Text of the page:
Climate change is affecting bees and pollination - 21 Sep 2010  
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Professor James Thompson of the University of Toronto in Canada observed that pollination of some plants has dramatically decreased in the last 17 years, some by as much as 50%.

His study in the Rocky Mountains of Colorado, USA is one of the longest-ever observations of the pollination process. He comments that although bee numbers have declined, what was most crucial was that climate change has driven the plants and flowers to open at times that are no longer matched to when the bees
emerge from hibernation to pollinate them.

Other insects vital to pollination, such as butterflies, have also suffered declines due to habitat loss and climate change. Professor James Thompson said: “This is sobering because it suggests that pollination is vulnerable even in a relatively pristine environment that is free of pesticides and human disturbance but still subject
to climate change.”

Such a finding is especially alarming as one-third of the world’s fruits and vegetables depend on pollinators including bees to flower and grow. Our gratitude Professor James Thompson for this comprehensive study that reflects another aspect of the disturbing implications of climate change on our natural world.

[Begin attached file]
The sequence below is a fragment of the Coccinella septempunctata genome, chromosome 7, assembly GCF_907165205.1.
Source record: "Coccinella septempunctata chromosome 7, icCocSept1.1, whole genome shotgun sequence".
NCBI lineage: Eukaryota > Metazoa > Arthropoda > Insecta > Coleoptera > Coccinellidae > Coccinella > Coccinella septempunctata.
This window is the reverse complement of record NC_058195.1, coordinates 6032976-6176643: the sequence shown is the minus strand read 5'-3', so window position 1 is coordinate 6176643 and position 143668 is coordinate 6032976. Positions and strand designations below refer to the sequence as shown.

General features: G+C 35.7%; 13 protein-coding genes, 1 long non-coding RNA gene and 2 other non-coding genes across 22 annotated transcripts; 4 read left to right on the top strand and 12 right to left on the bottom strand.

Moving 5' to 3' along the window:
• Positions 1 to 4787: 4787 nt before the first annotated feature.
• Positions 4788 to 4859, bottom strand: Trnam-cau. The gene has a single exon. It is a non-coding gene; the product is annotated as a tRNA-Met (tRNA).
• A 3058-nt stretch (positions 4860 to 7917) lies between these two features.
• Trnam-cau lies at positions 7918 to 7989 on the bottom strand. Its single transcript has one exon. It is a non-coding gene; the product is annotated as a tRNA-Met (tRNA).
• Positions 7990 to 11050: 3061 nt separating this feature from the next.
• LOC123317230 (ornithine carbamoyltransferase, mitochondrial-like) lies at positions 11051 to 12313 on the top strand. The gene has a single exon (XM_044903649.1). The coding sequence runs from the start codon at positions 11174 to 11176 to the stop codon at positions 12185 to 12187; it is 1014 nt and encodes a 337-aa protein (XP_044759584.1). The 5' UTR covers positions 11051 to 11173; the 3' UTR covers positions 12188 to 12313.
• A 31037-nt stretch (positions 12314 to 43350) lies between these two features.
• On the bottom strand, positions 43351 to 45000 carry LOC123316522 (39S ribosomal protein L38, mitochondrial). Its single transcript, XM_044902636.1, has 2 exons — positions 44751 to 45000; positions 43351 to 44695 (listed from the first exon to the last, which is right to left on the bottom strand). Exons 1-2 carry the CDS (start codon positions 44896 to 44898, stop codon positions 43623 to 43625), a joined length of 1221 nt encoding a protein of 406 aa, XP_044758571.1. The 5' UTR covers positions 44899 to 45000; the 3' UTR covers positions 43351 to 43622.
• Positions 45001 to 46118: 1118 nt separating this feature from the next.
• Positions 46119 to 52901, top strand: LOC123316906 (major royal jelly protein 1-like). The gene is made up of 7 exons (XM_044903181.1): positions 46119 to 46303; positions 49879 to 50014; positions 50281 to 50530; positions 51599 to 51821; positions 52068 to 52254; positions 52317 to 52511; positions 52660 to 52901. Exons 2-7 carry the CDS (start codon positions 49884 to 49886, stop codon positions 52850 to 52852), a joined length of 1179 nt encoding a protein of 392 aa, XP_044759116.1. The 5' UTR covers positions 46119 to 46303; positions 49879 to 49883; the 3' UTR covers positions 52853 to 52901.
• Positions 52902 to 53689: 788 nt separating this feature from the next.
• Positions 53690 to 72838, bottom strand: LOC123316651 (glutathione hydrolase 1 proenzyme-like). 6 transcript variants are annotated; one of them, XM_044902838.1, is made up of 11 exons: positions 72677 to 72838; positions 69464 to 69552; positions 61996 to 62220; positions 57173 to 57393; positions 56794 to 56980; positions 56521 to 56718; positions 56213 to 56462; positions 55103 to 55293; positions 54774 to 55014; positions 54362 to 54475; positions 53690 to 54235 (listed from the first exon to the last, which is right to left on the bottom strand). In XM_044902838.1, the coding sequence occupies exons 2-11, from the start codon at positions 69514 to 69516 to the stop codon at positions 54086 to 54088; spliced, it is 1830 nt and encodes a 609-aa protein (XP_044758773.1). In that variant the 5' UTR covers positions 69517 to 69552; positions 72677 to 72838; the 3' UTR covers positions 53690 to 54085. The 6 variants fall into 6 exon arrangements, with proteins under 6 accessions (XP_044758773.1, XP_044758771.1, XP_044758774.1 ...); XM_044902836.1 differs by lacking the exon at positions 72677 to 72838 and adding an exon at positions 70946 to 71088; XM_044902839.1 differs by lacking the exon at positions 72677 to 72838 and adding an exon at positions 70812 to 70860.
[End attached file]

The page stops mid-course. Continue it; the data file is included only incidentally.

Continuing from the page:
Let us turn toward conscientious decisions and concern for the environment that ease these conditions and restore our pristine planet. During an August 2009 videoconference in Thailand, Supreme Master Ching Hai spoke about the important roles of all animal species, including the bees, while also noting their keen awareness of human-caused climate change and what must be done about it.

Supreme Master Ching Hai: It is almost too much to try to convey the importance of each and every inhabitant friend to the environment as a whole. The tiny bees contribute to pollination, that we could not replace, not only for flowers but vital food crops. We cannot replace their work even, as a human.

The animal friends are in pollination more aware of climate change than we are because they are the ones on the frontlines holding up nature’s delicate web of life. They are also, sadly, the first-hand victims of global warming, as we have witnessed and discovered.

They are in our hands, the humans’ hands. They know that the solution lies not so much in words but in daily actions, and the essential change that will be the most restorative for our world is to be vegan.

That is the essence of what we need to stabilize the planet, to bless the world through our everyday benevolent actions, meaning be vegan.